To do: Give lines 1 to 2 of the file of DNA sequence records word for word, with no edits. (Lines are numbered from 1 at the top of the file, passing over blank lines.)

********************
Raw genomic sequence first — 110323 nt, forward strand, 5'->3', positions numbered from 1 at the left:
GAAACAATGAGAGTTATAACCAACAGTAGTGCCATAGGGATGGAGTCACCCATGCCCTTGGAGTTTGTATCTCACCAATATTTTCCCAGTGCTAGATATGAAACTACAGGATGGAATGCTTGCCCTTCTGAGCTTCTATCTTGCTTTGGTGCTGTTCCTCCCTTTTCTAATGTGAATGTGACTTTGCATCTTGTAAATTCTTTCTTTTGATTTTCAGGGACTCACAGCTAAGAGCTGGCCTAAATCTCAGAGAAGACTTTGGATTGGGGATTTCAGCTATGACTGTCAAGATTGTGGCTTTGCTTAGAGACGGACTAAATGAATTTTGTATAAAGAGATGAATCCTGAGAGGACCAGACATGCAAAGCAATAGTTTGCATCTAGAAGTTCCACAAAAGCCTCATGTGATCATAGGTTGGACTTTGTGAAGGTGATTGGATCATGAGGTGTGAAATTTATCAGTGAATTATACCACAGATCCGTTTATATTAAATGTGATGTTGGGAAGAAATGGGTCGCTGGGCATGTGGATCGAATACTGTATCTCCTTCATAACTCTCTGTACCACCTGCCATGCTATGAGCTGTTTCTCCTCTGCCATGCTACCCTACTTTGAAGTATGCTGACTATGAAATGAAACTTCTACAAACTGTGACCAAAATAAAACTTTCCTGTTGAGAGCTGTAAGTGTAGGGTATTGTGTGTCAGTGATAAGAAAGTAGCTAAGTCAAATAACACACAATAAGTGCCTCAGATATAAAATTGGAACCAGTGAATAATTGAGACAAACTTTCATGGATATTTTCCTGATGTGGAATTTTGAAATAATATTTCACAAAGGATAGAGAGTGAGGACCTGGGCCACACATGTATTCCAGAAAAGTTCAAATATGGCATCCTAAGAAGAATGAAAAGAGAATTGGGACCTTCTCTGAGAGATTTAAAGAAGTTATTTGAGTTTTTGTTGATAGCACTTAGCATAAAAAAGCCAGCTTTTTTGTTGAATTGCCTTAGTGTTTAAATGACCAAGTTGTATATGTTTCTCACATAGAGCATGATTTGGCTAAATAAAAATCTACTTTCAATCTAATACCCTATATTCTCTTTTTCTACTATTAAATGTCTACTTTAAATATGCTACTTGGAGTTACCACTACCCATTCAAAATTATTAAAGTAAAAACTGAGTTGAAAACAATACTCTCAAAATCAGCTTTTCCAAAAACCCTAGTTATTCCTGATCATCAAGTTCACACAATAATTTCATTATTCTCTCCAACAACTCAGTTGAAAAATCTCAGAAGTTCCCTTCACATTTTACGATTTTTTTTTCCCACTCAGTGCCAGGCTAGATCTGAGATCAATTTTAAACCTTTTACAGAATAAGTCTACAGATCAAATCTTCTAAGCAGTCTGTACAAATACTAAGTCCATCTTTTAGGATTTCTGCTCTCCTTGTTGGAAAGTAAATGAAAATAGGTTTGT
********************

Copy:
Raw genomic sequence first — 110323 nt, forward strand, 5'->3', positions numbered from 1 at the left:
GAAACAATGAGAGTTATAACCAACAGTAGTGCCATAGGGATGGAGTCACCCATGCCCTTGGAGTTTGTATCTCACCAATATTTTCCCAGTGCTAGATATGAAACTACAGGATGGAATGCTTGCCCTTCTGAGCTTCTATCTTGCTTTGGTGCTGTTCCTCCCTTTTCTAATGTGAATGTGACTTTGCATCTTGTAAATTCTTTCTTTTGATTTTCAGGGACTCACAGCTAAGAGCTGGCCTAAATCTCAGAGAAGACTTTGGATTGGGGATTTCAGCTATGACTGTCAAGATTGTGGCTTTGCTTAGAGACGGACTAAATGAATTTTGTATAAAGAGATGAATCCTGAGAGGACCAGACATGCAAAGCAATAGTTTGCATCTAGAAGTTCCACAAAAGCCTCATGTGATCATAGGTTGGACTTTGTGAAGGTGATTGGATCATGAGGTGTGAAATTTATCAGTGAATTATACCACAGATCCGTTTATATTAAATGTGATGTTGGGAAGAAATGGGTCGCTGGGCATGTGGATCGAATACTGTATCTCCTTCATAACTCTCTGTACCACCTGCCATGCTATGAGCTGTTTCTCCTCTGCCATGCTACCCTACTTTGAAGTATGCTGACTATGAAATGAAACTTCTACAAACTGTGACCAAAATAAAACTTTCCTGTTGAGAGCTGTAAGTGTAGGGTATTGTGTGTCAGTGATAAGAAAGTAGCTAAGTCAAATAACACACAATAAGTGCCTCAGATATAAAATTGGAACCAGTGAATAATTGAGACAAACTTTCATGGATATTTTCCTGATGTGGAATTTTGAAATAATATTTCACAAAGGATAGAGAGTGAGGACCTGGGCCACACATGTATTCCAGAAAAGTTCAAATATGGCATCCTAAGAAGAATGAAAAGAGAATTGGGACCTTCTCTGAGAGATTTAAAGAAGTTATTTGAGTTTTTGTTGATAGCACTTAGCATAAAAAAGCCAGCTTTTTTGTTGAATTGCCTTAGTGTTTAAATGACCAAGTTGTATATGTTTCTCACATAGAGCATGATTTGGCTAAATAAAAATCTACTTTCAATCTAATACCCTATATTCTCTTTTTCTACTATTAAATGTCTACTTTAAATATGCTACTTGGAGTTACCACTACCCATTCAAAATTATTAAAGTAAAAACTGAGTTGAAAACAATACTCTCAAAATCAGCTTTTCCAAAAACCCTAGTTATTCCTGATCATCAAGTTCACACAATAATTTCATTATTCTCTCCAACAACTCAGTTGAAAAATCTCAGAAGTTCCCTTCACATTTTACGATTTTTTTTTCCCACTCAGTGCCAGGCTAGATCTGAGATCAATTTTAAACCTTTTACAGAATAAGTCTACAGATCAAATCTTCTAAGCAGTCTGTACAAATACTAAGTCCATCTTTTAGGATTTCTGCTCTCCTTGTTGGAAAGTAAATGAAAATAGGTTTGT